The dining area enjoys plenty of natural light from the windows and balcony.

Japanese Minimalist Zen with Eclecticism

The most striking thing about the living area is the eclecticism of the furniture, which reflects the homeowner’s aesthetic inclinations: “I did not want the interior to end up faddish. I also wanted to have some fun with the furniture, and the design of the flat accommodates that. The neutral tones allow for splashes of colour if needed.”

House Tour: 5-room Haig Road HDB looks like a modern zen Japanese Ryokan guest inn
The homeowner is intrigued by how the eclectic furniture collection come together coherently, yet each piece retains its own uniqueness.

Tatami Platform with Hidden Storage

Elevated on a tatami platform with hidden storage and a tea table underneath, the tea corner is a restorative nook that allows the homeowner to enjoy a cup of tea and just stare out the window, something that he has been enjoying since moving in in May 2022.

LED strip lighting and track lighting in the ceiling delineate the living and dining areas and the corridor from above.

The homeowner’s mother occupies the master bedroom with an attached bathroom while he takes the remaining bedroom.

Cabinets To Partition Space

The wall between his bedroom and the dining and tea areas was hacked, and in its place, the designer created a row of built-in, back-to-back cabinets. The side facing the dining area houses concealed storage, while the wardrobes at the back are within the bedroom.

In the words of the homeowner, “The living room allows different strands of conversation to converge.”
A simply furnished bedroom possesses an innate tranquility.

With some reconfiguration, what used to be a corridor space between the two bedrooms is now a private study area within the homeowner’s bedroom for working from home. It is separated from the sleeping area by a slide-and-fold screen door.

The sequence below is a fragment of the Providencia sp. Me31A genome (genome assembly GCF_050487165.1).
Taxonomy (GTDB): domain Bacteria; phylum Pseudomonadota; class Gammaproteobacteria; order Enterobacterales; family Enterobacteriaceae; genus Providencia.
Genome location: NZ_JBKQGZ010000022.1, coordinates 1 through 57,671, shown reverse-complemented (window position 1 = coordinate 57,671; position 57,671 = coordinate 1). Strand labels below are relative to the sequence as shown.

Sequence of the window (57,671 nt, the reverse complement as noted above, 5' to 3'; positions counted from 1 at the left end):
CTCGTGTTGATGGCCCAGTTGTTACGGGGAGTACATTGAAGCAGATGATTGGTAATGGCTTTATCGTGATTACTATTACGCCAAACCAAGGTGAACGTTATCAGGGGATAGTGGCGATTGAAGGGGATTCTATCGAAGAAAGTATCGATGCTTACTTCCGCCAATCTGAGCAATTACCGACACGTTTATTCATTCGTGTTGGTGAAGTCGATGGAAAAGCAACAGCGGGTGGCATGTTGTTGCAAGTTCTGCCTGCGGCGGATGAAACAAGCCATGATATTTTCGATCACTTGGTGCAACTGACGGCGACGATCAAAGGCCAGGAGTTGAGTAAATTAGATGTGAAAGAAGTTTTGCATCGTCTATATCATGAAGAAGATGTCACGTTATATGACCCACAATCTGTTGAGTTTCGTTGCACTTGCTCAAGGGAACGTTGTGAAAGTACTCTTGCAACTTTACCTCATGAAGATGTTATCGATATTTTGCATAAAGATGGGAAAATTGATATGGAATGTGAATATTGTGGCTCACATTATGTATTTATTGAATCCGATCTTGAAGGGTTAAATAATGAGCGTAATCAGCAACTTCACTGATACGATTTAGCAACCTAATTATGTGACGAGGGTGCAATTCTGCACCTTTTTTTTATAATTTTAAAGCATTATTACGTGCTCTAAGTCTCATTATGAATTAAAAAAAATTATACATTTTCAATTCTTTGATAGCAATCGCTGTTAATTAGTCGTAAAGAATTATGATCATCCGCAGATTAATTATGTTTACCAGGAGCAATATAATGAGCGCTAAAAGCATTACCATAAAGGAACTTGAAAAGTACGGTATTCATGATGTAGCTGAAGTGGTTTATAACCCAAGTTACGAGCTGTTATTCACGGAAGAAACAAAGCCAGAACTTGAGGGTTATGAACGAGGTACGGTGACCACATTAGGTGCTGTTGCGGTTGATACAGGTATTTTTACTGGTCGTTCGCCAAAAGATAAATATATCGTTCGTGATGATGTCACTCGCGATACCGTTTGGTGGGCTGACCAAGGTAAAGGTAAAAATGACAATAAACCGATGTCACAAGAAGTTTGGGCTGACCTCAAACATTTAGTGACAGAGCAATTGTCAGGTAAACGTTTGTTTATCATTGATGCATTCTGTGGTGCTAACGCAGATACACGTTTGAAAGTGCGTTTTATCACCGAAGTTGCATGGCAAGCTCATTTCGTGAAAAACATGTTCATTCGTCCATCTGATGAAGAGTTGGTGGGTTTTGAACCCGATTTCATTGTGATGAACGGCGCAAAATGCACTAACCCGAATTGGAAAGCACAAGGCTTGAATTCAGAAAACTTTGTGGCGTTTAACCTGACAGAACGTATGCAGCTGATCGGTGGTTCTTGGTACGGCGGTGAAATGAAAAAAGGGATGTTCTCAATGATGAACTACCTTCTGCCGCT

A little peekaboo window facing the corridor allows him to stay connected with the goings on in the rest of the apartment without sacrificing privacy.

Traditional Rattan Sliding Doors Conceal Storage

More hidden storage can be found along the wall outside the common bathroom. The concealed storage, bedroom and bathroom doors, are clad with wallpaper with rattan-like texture. It adds layered tactility to the surfaces minus the dust and warping.

A parapet wall next to the water closet screens it from view even when the bathroom door is opened.

The interior exudes a Zen-like quality of a Japanese abode, right from the entrance foyer to the living, dining, and tea areas. The dark-coloured palette comprising dark stone-look tiles and walnut and oak veneers add a sense of warmth to the apartment.

Even the choice of light fixtures embodies an ethos of simplicity and tranquility.

House Tour: 5-room Haig Road HDB looks like a modern zen Japanese Ryokan guest inn

Renovation Cost: $150,000

The design and build project cost about $150,000 and took around six months. This was partly because the homeowner did not want to rush things and also due to manpower constraints and other restrictions during the pandemic.

For the client, this is a “welcoming and comfortable” home and “a place for friends to gather”. It is a home that allows him to slow down and take his time to savour, reflect and explore.

Text: Lynn Tan/Home & Decor